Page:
Monday, June 30, 2014

Cultivating Gardens

I believe in the strength and power of music and written word.

I believe that all of us have that one song that got us through that awful breakup, or your parents divorce, or that leaves a bittersweet aftertaste in your mouth while listening to it because it reminds you of a memory you miss that you can never get back. All of a sudden, the beginning chords strike, and you are immediately pulled back to that moment that continues to stick in your mind when you first heard that song. You are overcome with the emotions you felt while listening to said song. You remember the landscape of where you were, who you were with, what you were doing, what people were saying. Sometimes music sets a reminder to us that the past never goes away.

I also believe a lot of us have that one book that you always go back to because sometimes you feel discouraged by people leaving so often, but then this book reminds you that it is always here and is always beckoning you to open and explore its pages once again, or that book that is your escape from reality, the place where you go whenever you feel upset, fed up, or angry--whether it be to Westeros, or Narnia, or Hogwarts, or 19th century England….it's probably really weird to say that you "connect" with a book, but for those who have had it happen to them, I'm sure you get it too. You are completely transported to that world, those characters seem like for those brief days you are leafing through its pages that they are almost real. It's kind of like you have this humongous book hangover whenever you are done reading--you're still pulled into that other world of the book, however now the pages have run out, the characters stories are over, yet here you are, still breathing, still….existing. When a book really hits home for you and changes your way of thinking, or a particular set of poems, all of these things just seem completely unfathomable to you. You're still writing your story. And it doesn't abruptly end with "and they all lived happily ever after."

Books and music have the power to transform, to change this world for the better. You think you're so disconnected from certain people, that they're way too different from you, and then you find out that they also listen to Dave Matthews Band and swoon when Stefan Lessard tears it up on bass, or have also read The Catcher in the Rye and Holden Caulfield just also spoke to them so damn much. Literature and songs are written in so many different languages, yet emotions scream off the page as one united form of communication. I constantly find myself connecting to complete strangers because they took the risk of pouring out their feelings and publishing it into a book or putting a melody to their words and putting it out there online in the hopes that other people who have felt the same way will feel connected to the way they felt when creating those stories, and that maybe after all they won't feel so alone. I think one of my favorite days this past semester was when I walked to the Carnegie Library on a Friday afternoon when I didn't have to work, I walked in hoping to look up and read part of a biography on Margaret Thatcher, or re-read one of Gloria Naylor's works. Instead, I saw a book display on the first floor that read: "Afghan Women's Poetry." Intrigued, I walked over and started browsing through the books they had propped up for people to pick up and browse through. I picked up a book that was a collection of poems written by women in traditional Pashto, translated. All I had to do was open to the first page, and there was a short poem written by a young woman who was assaulted one day while walking home from town and how she felt deemed worthless because of her "impurity." The next 160 or so pages were filled with words of hope, depression, worry, anger, frustration, injustice….you know, the United States is not a war zone. However, it is amazing to me that it is possible to still relate to someone who is halfway around the world who was raised and continues to  live in a completely different world than your own. However, our words, when translated, and our emotions unite as one.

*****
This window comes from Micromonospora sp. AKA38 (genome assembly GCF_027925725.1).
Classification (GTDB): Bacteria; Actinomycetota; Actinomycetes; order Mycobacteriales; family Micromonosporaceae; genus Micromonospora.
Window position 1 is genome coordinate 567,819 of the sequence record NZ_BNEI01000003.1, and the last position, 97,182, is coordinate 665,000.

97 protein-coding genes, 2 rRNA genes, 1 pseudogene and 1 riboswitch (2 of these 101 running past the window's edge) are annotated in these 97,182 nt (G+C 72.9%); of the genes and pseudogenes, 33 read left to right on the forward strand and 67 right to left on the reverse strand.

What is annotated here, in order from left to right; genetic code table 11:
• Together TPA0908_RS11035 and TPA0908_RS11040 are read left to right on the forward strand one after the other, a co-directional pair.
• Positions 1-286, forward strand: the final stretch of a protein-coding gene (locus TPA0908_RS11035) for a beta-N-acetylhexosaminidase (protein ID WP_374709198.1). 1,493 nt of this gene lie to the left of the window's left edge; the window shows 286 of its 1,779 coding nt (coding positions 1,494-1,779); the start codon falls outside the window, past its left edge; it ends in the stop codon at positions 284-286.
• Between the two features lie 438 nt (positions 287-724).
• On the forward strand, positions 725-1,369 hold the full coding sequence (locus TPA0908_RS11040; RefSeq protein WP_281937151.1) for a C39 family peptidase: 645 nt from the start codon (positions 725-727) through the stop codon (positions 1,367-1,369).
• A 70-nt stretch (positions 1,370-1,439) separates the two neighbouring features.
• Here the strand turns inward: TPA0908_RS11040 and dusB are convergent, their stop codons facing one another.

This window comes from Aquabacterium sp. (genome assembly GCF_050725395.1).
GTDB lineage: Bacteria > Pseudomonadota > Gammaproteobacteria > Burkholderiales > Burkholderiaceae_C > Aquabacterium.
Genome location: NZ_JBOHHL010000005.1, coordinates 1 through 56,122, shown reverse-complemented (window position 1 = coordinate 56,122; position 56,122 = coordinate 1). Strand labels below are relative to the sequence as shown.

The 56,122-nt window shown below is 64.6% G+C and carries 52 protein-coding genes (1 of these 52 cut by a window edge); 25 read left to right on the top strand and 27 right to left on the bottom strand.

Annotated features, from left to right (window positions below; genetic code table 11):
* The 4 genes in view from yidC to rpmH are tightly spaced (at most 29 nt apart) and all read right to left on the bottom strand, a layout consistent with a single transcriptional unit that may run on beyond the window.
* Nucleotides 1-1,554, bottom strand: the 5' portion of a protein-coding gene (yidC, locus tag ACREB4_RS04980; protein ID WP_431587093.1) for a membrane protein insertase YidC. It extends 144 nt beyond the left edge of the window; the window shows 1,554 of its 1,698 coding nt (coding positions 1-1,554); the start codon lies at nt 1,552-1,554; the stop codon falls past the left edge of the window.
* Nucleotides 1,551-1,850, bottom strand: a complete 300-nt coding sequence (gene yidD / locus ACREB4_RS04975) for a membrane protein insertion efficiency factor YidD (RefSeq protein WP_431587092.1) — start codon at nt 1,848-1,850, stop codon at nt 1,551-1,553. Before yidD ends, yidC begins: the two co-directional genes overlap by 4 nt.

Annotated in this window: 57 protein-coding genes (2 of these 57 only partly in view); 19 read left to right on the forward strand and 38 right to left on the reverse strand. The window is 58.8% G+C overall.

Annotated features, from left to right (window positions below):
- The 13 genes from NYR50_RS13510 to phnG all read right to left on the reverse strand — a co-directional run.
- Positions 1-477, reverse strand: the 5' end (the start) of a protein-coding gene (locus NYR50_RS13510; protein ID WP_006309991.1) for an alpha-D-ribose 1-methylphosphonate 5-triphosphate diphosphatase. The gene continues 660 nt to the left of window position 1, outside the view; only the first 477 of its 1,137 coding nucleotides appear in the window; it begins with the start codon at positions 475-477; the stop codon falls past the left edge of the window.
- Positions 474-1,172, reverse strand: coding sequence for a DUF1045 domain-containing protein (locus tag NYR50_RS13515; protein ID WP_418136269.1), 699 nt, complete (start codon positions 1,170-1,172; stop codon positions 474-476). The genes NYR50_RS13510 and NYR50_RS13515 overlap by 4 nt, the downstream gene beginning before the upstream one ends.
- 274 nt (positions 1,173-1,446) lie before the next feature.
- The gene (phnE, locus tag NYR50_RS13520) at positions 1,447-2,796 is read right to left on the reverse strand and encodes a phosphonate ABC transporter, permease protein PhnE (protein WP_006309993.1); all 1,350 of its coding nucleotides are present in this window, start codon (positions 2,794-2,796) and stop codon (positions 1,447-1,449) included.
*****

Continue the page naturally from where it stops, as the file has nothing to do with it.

These are just a few reasons why I get a little saddened when people tell me they hate to read. I can promise you something: you don't. I think there are a lot of correlations between music and writing besides just song lyrics, and if you don't hate music, I can assure you, you don't hate reading. You just haven't found that one book that speaks to you yet, that one author that pens sentences that seem to sum up your existence and everything you feel onto a page, which you never thought previously was possible. Just wait for it. Because it is going to be one of the most relieving, comforting things ever when you do.

You know how you're always told growing up that someday you are going to meet and marry your soulmate and everything's going to be all cupcakes and rainbows and happy times? I think a lot of people neglect to tell us when we're young that it's possible to find our soul mates through writing, through songs, through reading different books. Soul mates aren't just found in fellow human beings. Sometimes you can find fragmented parts of your soul in things other humans create, especially when they exert passion into something. Yeah, they also forgot to mention to us that everything isn't all cupcakes and rainbows and sunshine when you do meet your soulmate, but that's okay. Having a soulmate makes it all better because it means you have someone there to sit with you and love you when things aren't perfect. You find appreciation in imperfect things and love them anyways.

Great literature is waiting for you to fall in love with it. So are songs. If you don't believe me, be patient. Just like that "right" person is going to come along for you, I can guarantee you that "right" book and that "right" song will be coming along sometime soon too.